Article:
How I Met Kevin Bacon

About 200 people, many of them with their dogs, participated in a very warm and humid 5K race/walk for Friends of the Shelter last Saturday. My friend, Dan, and Dora and I were among them. As you can imagine, Dora really strutted her stuff as we passed many of the slower walkers. And I’m very pleased to say that after being mostly sedentary this summer following my spinal fusion, we walked the 3.1 miles in an hour. Our official time was a little longer than that, because we stopped twice for water and once to meet a pet pig named Kevin Bacon. I had petted pigs at the State Fair, but never had I met one on a fund-raiser walk. He was a very placid fellow, and his human was quite willing to answer all our questions. Kevin was a rescue. Who woulda thunk?

My thanks to Dan for sponsoring me and for accompanying Dora and me on the walk. Get ready Dan. Our victory in completing that walk has only whetted our appetite for more walks around town.

Mary Hiland

Author of “The Bumpy Road to Assisted Living A Daughter’s Memoir”

Available at


Summer Rain Soothes the Soul

Listening to the rain has always brought peace to my soul. Fond memories of being a kid, lying on the feather bed at my grandmother’s house and listening to the patter of the big fat rain drops on her roof linger, even now, so many decades later. Whenever lightening strikes close to where I am, my memory immediately takes me back to a summer afternoon at my grandma’s. We all were crowded around the front screen door, watching the show in the sky and trying not to act scared out of our wits when the thunder cracked suddenly, seemingly right in the front yard. In truth, that afternoon, it actually did. The old oak tree in the front yard was scarred by the lightening, and the car in the driveway was lifted right off the ground. no damage to the house was done, but the rest of the storms that summer weren’t quite as fun. That day, we learned that lightening could be dangerous and very frightening. No wonder dogs tremble and hide under the bed. God gave them the sense to get to a safe place. The rest of that afternoon and for years to come, we reminisced about the day the lightening struck so close. Even so, a favorite summer pass time was watching a thunder storm from the safety of the front porch, until an especially loud and surprisingly cloase thunder clap sent us squealing into the house. We peered out the windows and were awed by how dark the sky had become, as if it were midnight.. Then when the storm moved on, and the darkness lifted, we rolled up our pants and ran out to the street for a special game reserved for downpours in the city. Memories of playing with home made paper boats in the gutters in front of my own house are treasures. Even city kids could enjoy the wonders of nature.

Today, when it “rains right down,” as my family used to say, I forget about the air conditioning, and open the front door. I love to hear the rain as it pommels the earth. I call Dora over to the door to enjoy the smell of the rain, but she is not impressed. She correctly guesses that there will be no game of fetch out in the yard today, so she ambles over to her favorite place to nap while I write. Thanks for letting me share a memory or two with you. I’d love to hear your memories of summer rain.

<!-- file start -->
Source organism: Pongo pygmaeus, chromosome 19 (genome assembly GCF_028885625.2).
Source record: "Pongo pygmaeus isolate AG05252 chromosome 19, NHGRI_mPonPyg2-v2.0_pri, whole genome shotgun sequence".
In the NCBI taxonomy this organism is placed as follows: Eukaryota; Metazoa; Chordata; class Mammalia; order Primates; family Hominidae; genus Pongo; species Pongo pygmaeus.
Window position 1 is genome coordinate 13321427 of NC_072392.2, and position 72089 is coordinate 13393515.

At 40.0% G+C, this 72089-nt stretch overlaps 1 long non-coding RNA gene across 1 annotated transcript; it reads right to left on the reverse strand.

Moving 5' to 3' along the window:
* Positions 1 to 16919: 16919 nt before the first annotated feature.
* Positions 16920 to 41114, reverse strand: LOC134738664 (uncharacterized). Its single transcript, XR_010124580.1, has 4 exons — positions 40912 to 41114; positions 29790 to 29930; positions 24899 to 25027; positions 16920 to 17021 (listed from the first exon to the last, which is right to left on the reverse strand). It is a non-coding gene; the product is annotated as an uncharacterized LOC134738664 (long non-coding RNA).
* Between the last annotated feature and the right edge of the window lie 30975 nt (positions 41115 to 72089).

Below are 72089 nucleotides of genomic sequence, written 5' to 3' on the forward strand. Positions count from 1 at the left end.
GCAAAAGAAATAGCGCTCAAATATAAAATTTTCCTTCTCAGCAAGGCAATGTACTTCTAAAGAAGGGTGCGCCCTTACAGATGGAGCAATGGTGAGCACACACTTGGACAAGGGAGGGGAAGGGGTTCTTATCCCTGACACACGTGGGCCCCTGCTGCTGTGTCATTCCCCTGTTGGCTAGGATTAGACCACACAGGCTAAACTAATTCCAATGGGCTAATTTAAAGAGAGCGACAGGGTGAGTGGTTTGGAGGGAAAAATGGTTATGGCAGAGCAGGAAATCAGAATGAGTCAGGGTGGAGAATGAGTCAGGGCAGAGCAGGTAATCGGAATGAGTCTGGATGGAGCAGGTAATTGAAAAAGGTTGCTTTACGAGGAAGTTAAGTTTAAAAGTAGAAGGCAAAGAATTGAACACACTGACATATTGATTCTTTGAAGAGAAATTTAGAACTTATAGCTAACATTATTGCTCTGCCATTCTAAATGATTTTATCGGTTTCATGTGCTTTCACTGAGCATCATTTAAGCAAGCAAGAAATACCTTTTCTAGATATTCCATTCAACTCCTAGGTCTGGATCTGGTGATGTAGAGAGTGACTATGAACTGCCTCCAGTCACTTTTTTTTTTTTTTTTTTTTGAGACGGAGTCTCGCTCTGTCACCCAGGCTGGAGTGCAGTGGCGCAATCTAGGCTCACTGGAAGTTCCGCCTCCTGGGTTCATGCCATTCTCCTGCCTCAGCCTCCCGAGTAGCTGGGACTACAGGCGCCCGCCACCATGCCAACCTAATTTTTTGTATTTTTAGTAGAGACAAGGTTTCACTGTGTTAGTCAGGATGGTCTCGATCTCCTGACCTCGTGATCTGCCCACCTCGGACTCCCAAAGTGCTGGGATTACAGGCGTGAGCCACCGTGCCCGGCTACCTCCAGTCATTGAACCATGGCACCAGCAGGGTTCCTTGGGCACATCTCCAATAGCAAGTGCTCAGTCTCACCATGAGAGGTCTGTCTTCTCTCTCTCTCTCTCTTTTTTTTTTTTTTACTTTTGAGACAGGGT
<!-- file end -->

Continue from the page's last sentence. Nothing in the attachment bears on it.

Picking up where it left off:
Mary Hiland

Author of “The Bumpy Road to Assisted Living A Daughter’s Memoir”

Available at

A Poem I Understand

Poetry is not my thing, because most of the time, I don’t get it. But I just had to share one that was recently posted on a list called Behind Our Eyes. Here’s what I wrote to the author.

This was one of the most thoughtful and relevant poems I have read in a long time. It’s sad to think of the inconsiderate and waistful ways we have used up God’s creation without thought of preserving its beauty and life.

My apologies to Leonard for removing the blank lines, but I needed to try to make it fit in a smaller space. My apology to you the reader for making it 2 pages, but I hope you read all the way to the end, because I think that’s the best part. What do you think?

Legacy, by Leonard Tuchyner

I am a space time wanderer,

looking for a place to dwell —

a land of prairie grasses —

verdant, shadowed woodlands —

rushing, tumbling crystal streams

flowing to ponds and lakes,

abounding with fish and fowl,

living oceans vast as skies,

that twinkle with firmament

in dark of sacred nights,

and rains to wash all anew.

“Go, my son,” my father said.

“Travel where my time is done,

and take this land in times to come.

The future belongs to you alone.”

In gratitude and expectation,

I mounted my waiting flying steed,

who carried me through passing years,

swiftly on his timeless wings;

so quickly I could not perceive

the landscapes changing under me.

When the sweeping Sun and stars

cease their pinwheel streaking swirl,

I look down upon a wasted world,

where forests once stood, a burned-out grit

festooned with stunted plants and bugs —

prairies silent of beating hooves —

deserts sweltering in heat of night —

wormed-out mountains of barren rock —

streams and lakes, long now, oily dead —

oceans reek with the smell of death,

in embrace of a torrid wind.

I scream out to the sickened land,

“What, in God’s name, has happened to you?”

And Earth answers in gasping breath,

“Your father took faster than I could give.”

Mary Hiland

Author of “The Bumpy Road to Assisted Living A Daughter’s Memoir”

Available at